The art of the scandalous nude

The nude as a concept has made waves on the digital sea ever since the infamous 2007 nude leak, when Disney stars like Vanessa Hudgens became the victim of a scandalous violation of privacy. But this sensationalised pop culture phenomenon was birthed by classical art dating back to before Christ; the human body has always been both celebrated and scorned in its natural state in the forms as varied as sculpture and Instagram art accounts. There are many scandalous examples to choose from, but these are some striking ones:

Praxiteles, Aphrodite

Female nudity was a faux pas in Ancient Greek art— in contrast from the frequent male nudes, even the goddess of love was usually draped in loose robes. This was the first life-size representation of the naked female form. Another version made for the temple was purposefully clothed.  

Francisco Goya, The Nude Maja

As above, there was both a clothed version of this painting (The Clothed Maja) and this nude one. It was a groundbreaking non-religious full female nude, and garnered controversy due to the ‘explicit’ depiction of pubic hair. Unlike most renaissance female nudes, this one maintains teasing eye contact with the viewer, daring them to… well, it’s open to interpretation. As the Catholic church had banned the display of artistic nudes, it was never displayed during Goya’s lifetime, which is honestly a let-down.  

Georgia O’Keeffe

Okay, O’Keefe doesn’t paint nudes, but how could I not mention her iconic, year-8-confusing vaginal flower imagery? Sensual and ahead of their time, these were extreme close-ups of flowers which called you out on how you chose to interpret them. Are they flowers or vaginas? I guess it depends on how you look at them; how you see them could indicate what you’re likely to see on an inkblot test. However, she denied this gendered reading, and perhaps insisting on this cliched interpretation is an injustice to her work and talent. The similarity could just be a happy accident.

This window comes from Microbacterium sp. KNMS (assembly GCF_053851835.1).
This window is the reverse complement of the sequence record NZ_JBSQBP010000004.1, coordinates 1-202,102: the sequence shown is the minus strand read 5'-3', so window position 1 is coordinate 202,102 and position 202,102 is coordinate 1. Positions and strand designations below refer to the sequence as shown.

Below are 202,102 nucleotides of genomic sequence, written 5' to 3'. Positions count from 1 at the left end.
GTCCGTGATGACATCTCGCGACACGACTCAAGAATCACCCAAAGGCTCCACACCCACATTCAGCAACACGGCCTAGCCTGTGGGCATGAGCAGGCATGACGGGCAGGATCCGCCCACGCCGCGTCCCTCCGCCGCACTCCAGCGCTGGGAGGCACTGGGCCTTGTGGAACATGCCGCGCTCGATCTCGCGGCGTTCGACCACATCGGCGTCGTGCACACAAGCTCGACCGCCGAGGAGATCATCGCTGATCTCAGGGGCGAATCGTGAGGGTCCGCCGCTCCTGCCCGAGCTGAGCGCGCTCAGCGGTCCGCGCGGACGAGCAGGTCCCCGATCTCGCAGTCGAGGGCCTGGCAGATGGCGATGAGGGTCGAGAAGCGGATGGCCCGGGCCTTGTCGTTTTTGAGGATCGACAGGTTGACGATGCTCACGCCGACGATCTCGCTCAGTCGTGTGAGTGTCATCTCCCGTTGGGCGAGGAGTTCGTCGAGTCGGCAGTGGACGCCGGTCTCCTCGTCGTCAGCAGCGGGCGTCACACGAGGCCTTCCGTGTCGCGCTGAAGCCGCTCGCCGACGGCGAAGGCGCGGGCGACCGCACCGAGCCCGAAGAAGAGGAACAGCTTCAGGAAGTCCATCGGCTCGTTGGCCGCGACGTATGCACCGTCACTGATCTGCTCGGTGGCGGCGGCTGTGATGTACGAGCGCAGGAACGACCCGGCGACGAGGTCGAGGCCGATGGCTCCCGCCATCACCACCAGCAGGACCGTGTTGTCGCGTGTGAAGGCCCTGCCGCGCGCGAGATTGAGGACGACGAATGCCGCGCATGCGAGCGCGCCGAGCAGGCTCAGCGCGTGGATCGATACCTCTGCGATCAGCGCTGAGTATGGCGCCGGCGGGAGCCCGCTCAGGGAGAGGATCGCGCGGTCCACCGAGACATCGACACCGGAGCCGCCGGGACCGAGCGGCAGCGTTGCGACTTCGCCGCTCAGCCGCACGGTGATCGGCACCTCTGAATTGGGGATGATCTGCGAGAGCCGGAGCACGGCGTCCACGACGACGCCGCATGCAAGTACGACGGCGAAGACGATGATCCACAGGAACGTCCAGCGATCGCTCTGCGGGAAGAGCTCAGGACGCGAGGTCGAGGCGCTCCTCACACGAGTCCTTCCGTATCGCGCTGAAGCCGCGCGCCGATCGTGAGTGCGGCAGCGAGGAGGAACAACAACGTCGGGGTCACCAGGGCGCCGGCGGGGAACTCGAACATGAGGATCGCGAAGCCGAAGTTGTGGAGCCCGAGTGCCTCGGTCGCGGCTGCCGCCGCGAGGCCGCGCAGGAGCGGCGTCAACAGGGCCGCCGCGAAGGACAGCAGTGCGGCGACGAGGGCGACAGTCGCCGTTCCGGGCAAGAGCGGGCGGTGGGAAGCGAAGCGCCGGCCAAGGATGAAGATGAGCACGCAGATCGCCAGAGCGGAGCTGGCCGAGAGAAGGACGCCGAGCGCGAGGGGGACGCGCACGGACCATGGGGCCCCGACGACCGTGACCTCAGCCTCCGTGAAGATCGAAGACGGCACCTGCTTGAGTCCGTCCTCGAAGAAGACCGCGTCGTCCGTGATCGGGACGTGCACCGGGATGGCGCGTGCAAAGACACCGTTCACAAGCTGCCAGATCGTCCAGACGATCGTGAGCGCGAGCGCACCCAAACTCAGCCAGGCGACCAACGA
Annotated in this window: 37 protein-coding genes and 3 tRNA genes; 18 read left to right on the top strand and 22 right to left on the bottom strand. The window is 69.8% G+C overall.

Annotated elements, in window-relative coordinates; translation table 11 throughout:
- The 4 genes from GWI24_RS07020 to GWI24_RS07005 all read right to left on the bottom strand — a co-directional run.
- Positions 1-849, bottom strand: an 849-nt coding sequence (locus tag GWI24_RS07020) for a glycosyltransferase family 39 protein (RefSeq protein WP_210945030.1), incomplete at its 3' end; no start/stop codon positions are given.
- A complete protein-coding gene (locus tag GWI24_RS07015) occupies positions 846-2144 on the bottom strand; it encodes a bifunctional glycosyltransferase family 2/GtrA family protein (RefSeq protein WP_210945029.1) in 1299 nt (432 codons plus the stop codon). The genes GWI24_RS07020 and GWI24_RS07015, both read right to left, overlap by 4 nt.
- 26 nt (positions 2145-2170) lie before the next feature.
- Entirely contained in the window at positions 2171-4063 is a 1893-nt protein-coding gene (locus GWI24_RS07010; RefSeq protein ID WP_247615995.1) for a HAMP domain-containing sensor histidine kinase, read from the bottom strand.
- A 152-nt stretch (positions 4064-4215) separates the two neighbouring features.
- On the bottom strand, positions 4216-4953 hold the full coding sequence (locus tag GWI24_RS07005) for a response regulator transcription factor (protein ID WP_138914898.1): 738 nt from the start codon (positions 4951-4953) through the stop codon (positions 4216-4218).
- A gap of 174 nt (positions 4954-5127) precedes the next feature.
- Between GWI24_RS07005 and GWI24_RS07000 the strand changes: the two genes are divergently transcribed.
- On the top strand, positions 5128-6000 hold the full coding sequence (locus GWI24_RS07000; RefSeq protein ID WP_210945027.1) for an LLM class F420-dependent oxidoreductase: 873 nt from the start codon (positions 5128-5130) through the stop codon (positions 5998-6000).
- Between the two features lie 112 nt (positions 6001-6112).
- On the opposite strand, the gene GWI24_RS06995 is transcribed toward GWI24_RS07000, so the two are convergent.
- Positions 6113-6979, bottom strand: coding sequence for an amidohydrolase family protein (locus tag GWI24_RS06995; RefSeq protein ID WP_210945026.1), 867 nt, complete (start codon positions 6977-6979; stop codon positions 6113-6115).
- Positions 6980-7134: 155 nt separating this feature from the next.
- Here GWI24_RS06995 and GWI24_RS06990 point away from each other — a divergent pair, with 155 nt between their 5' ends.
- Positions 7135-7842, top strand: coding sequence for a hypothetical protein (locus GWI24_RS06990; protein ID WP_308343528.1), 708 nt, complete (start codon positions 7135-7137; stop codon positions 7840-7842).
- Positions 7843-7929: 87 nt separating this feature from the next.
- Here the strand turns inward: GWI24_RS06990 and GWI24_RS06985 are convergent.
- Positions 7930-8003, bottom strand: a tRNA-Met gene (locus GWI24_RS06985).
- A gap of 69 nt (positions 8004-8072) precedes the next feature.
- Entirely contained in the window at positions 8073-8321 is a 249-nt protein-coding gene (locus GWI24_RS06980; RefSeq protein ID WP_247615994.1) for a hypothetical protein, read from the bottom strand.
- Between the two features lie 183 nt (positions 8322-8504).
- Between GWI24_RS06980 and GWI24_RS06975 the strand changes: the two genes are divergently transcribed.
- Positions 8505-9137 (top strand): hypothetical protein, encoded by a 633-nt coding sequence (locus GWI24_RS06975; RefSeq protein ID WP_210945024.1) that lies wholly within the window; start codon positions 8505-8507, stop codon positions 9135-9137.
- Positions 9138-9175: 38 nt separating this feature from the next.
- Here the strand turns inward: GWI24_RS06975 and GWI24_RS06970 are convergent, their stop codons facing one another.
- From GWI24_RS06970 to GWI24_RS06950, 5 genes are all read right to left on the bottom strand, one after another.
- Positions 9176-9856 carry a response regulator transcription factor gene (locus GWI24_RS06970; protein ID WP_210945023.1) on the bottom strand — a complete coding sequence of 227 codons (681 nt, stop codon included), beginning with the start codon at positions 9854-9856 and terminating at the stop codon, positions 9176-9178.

“O’Keeffe was very assertive as a woman but was always very keen to assert that she was an important artist, not just an important female artist.” -Borchardt-Hume


This instagram account features illustrations of women and men in various shades of blue, who are pictured with deliberately obvious body hair, often in strip clubs satirising male customers and tinder profiles. The message is often one of sexual liberation and #freethenipple.


Another modern, digital vision, this artist uses frantic brush strokes to create beautiful images with themes of femininity, erotica, and chaotic nude representations. I couldn’t find a name or any other information for this talented enigma.


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